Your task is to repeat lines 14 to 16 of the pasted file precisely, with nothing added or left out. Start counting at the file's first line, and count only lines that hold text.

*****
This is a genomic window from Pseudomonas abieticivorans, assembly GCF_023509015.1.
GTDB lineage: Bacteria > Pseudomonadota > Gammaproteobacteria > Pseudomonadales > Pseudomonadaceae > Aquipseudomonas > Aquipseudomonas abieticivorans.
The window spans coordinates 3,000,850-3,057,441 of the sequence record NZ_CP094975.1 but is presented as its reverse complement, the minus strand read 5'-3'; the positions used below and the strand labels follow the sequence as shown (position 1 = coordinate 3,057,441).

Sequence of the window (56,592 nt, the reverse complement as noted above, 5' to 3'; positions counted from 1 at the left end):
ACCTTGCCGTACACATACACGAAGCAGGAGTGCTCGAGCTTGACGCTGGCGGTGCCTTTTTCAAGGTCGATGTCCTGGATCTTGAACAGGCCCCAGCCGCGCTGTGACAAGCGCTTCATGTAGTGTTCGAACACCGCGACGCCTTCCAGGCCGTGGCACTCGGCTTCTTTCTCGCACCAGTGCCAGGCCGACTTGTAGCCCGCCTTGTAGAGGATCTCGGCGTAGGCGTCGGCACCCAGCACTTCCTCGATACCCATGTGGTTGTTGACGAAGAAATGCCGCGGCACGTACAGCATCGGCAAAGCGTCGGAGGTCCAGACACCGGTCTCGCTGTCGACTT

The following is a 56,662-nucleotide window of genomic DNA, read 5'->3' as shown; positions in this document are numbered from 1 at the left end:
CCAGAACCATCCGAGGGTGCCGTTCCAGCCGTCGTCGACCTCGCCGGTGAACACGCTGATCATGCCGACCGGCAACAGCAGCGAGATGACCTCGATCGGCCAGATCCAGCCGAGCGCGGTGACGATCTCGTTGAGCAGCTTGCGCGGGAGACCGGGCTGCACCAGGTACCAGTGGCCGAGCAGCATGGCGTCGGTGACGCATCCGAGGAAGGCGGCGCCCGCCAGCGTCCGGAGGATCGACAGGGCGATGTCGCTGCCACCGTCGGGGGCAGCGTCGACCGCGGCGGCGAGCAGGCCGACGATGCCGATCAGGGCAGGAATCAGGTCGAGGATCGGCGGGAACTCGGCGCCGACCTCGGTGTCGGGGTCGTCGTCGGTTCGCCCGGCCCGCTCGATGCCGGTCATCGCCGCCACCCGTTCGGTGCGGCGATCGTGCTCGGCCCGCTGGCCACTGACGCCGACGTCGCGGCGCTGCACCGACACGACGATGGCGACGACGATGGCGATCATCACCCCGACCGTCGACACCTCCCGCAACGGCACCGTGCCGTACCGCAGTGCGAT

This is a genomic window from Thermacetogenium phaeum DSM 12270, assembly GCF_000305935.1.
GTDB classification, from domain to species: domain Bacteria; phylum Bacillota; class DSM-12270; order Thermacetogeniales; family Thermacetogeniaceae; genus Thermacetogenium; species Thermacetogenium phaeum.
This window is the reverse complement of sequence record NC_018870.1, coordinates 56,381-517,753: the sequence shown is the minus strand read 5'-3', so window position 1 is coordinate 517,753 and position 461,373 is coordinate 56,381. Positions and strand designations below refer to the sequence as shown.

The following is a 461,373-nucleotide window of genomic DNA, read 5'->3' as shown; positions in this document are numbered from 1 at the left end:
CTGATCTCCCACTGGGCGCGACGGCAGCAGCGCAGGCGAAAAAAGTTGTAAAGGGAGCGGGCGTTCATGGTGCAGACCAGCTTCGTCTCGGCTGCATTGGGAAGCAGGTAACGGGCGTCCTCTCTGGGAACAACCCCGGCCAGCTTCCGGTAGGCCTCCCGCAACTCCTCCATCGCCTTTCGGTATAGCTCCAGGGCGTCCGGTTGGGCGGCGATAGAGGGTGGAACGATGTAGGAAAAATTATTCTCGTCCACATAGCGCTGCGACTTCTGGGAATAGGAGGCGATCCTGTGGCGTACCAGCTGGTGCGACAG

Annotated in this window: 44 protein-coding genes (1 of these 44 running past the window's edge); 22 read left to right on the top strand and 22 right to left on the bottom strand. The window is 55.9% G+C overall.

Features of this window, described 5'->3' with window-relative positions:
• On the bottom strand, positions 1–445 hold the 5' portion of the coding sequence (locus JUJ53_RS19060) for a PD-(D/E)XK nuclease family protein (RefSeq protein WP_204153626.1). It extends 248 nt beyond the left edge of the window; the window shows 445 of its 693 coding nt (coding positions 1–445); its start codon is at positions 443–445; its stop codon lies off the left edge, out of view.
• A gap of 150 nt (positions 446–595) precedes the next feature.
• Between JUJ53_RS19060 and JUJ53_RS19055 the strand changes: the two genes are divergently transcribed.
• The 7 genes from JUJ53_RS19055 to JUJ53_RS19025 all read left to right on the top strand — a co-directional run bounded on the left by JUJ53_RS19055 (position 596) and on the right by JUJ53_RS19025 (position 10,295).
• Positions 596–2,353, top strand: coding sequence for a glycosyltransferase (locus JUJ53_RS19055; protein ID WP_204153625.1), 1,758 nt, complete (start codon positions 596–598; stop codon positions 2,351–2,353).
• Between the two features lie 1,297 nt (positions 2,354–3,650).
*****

Features of this window, described 5'->3' with window-relative positions:
• On the bottom strand, positions 1–445 hold the 5' portion of the coding sequence (locus JUJ53_RS19060) for a PD-(D/E)XK nuclease family protein (RefSeq protein WP_204153626.1). It extends 248 nt beyond the left edge of the window; the window shows 445 of its 693 coding nt (coding positions 1–445); its start codon is at positions 443–445; its stop codon lies off the left edge, out of view.
• A gap of 150 nt (positions 446–595) precedes the next feature.